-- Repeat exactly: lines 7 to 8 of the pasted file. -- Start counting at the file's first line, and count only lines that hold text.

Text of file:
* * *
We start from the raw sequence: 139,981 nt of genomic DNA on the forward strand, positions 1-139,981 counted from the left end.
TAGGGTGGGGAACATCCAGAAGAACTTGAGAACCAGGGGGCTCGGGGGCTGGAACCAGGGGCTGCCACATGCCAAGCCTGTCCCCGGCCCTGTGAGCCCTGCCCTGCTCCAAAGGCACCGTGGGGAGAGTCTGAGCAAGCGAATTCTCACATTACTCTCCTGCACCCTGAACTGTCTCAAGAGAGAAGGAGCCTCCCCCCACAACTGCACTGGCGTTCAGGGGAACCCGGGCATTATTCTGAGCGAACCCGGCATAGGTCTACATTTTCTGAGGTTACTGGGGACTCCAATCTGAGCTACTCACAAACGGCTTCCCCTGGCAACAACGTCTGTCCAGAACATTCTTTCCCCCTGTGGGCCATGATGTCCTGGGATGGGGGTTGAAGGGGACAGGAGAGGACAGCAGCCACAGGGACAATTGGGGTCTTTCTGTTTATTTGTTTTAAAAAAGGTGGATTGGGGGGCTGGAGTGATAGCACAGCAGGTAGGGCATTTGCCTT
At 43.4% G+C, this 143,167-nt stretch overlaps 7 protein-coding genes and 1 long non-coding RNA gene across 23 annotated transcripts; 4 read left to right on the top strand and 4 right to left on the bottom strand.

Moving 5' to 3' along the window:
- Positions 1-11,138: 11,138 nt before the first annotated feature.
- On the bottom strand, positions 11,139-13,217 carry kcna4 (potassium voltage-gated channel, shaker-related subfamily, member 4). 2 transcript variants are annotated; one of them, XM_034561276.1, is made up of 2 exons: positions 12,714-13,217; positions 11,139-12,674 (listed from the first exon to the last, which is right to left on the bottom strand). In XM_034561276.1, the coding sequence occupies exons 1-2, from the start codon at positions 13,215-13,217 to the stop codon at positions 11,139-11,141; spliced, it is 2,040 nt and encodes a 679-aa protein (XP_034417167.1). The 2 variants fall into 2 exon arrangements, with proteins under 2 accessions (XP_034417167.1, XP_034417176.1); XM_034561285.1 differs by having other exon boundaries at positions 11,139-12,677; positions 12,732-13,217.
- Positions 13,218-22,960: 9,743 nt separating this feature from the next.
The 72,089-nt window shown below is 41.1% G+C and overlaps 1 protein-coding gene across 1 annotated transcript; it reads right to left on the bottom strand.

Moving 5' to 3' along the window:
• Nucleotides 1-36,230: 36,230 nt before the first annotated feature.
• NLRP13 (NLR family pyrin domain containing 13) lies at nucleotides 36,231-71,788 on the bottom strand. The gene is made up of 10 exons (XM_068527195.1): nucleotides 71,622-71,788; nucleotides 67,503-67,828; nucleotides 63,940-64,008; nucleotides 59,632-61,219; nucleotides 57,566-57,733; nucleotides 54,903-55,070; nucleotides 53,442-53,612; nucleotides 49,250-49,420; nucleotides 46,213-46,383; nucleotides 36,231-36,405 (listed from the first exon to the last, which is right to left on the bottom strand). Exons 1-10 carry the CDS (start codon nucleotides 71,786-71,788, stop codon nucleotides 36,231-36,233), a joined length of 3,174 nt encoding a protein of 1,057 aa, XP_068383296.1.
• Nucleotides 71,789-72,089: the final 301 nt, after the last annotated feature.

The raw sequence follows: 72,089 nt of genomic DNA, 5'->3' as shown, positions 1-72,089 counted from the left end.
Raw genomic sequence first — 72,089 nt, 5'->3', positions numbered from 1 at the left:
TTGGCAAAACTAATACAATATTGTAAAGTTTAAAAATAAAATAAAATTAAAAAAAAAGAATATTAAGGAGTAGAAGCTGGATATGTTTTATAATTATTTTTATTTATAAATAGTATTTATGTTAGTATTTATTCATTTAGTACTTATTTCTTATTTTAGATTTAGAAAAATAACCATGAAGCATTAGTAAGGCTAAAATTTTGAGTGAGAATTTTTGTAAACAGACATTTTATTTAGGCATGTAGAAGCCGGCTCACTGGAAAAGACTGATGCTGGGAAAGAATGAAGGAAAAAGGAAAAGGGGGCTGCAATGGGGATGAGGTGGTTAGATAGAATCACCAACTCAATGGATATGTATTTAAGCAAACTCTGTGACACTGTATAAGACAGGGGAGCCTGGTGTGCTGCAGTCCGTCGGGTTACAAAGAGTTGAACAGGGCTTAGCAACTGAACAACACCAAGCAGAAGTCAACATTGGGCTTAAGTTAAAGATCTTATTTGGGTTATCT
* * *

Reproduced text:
- Positions 13,218-22,960: 9,743 nt separating this feature from the next.
The 72,089-nt window shown below is 41.1% G+C and overlaps 1 protein-coding gene across 1 annotated transcript; it reads right to left on the bottom strand.